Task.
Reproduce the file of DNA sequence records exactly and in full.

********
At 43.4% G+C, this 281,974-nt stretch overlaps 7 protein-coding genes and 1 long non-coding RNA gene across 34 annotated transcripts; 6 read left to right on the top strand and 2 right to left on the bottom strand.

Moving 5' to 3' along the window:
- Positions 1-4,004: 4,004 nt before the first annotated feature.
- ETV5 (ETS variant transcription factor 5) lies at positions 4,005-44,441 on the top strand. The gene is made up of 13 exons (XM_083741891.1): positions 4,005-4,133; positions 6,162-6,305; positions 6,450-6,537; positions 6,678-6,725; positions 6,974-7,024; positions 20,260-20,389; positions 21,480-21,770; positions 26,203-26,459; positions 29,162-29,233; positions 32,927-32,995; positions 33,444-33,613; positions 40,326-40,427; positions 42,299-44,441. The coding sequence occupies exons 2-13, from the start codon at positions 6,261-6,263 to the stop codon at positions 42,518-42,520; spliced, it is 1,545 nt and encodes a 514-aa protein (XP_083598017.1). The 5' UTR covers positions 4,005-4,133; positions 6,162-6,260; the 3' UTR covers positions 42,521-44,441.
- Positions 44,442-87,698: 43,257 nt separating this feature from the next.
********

At 43.4% G+C, this 281,974-nt stretch overlaps 7 protein-coding genes and 1 long non-coding RNA gene across 34 annotated transcripts; 6 read left to right on the top strand and 2 right to left on the bottom strand.

Moving 5' to 3' along the window:
- Positions 1-4,004: 4,004 nt before the first annotated feature.
- ETV5 (ETS variant transcription factor 5) lies at positions 4,005-44,441 on the top strand. The gene is made up of 13 exons (XM_083741891.1): positions 4,005-4,133; positions 6,162-6,305; positions 6,450-6,537; positions 6,678-6,725; positions 6,974-7,024; positions 20,260-20,389; positions 21,480-21,770; positions 26,203-26,459; positions 29,162-29,233; positions 32,927-32,995; positions 33,444-33,613; positions 40,326-40,427; positions 42,299-44,441. The coding sequence occupies exons 2-13, from the start codon at positions 6,261-6,263 to the stop codon at positions 42,518-42,520; spliced, it is 1,545 nt and encodes a 514-aa protein (XP_083598017.1). The 5' UTR covers positions 4,005-4,133; positions 6,162-6,260; the 3' UTR covers positions 42,521-44,441.
- Positions 44,442-87,698: 43,257 nt separating this feature from the next.